Thit Jensen was a Danish writer, feminist, and birth control advocate…because Thit didn't get behind the idea that you can only be awesome in one field.
Her many novels share two common themes: the struggle for women between finding their identity in love and marriage and finding their identity in work and the limitations placed on both men and women by sharply defined traditional gender roles. (Bonus: many of the characters in her contemporary novels are readers of Ellen Key.)
Jensen founded the Organization for Sexual Awareness, which performed abortions, in Denmark in 1924. While Jensen was personally opposed to abortion, she wanted women to be able to make individual choices.
Jensen is often criticized for trying to do too much in her novels. Sometimes, she lets the plot go in order to discuss her ideas for social reform—she couldn't keep her ideas about changing society tamped down, even if the context of her own books. (We think that's kind of admirable, ever though we love a tightly-knit plot as much as anyone.)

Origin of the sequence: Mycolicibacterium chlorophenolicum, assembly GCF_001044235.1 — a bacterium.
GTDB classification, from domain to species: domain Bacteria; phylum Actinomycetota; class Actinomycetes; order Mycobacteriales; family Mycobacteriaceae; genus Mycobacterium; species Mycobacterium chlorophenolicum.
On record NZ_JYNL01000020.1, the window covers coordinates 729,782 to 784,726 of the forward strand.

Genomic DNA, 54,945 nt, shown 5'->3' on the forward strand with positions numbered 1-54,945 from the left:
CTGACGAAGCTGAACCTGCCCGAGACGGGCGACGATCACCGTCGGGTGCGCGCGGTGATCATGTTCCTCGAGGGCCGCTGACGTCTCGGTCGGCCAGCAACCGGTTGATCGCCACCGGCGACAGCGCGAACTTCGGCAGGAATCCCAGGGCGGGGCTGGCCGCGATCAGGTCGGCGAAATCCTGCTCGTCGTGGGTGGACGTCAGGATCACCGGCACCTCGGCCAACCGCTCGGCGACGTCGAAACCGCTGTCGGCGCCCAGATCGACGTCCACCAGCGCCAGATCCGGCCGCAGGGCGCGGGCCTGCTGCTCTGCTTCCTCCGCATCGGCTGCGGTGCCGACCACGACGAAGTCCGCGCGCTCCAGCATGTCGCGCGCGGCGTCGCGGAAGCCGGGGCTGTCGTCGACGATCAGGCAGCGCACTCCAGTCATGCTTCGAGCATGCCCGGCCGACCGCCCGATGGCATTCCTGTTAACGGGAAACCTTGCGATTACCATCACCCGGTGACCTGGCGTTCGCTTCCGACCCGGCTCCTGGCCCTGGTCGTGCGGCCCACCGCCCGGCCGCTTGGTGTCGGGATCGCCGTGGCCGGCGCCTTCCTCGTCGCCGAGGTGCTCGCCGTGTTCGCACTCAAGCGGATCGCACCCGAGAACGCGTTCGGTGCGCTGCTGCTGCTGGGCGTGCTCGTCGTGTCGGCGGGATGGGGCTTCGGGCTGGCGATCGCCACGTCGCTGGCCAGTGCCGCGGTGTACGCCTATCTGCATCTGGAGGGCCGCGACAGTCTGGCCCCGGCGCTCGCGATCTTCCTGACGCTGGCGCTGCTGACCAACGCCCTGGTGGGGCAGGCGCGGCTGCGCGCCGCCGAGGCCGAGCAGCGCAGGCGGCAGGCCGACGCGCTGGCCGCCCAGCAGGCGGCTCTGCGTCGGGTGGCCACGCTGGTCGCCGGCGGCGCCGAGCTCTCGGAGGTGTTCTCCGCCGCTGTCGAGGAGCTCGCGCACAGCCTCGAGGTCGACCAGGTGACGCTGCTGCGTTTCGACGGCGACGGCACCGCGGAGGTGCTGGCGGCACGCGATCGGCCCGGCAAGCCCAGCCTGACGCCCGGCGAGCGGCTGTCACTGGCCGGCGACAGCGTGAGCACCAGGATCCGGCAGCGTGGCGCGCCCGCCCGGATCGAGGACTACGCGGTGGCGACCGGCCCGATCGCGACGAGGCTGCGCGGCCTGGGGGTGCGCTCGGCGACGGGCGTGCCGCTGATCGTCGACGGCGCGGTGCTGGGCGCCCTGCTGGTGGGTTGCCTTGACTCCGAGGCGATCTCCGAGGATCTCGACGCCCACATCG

Jensen herself said:
[I was] informed by competent critics that my social propaganda weighed down my books and was harmful to my writing. And that was true, as I understood when I was told directly. Perhaps that is why I chose to give lectures as well, for there I had all possible outlet for my desire for social reform. (Source)
Hmm. That's probably why she chose to speak alongside Margaret Sanger.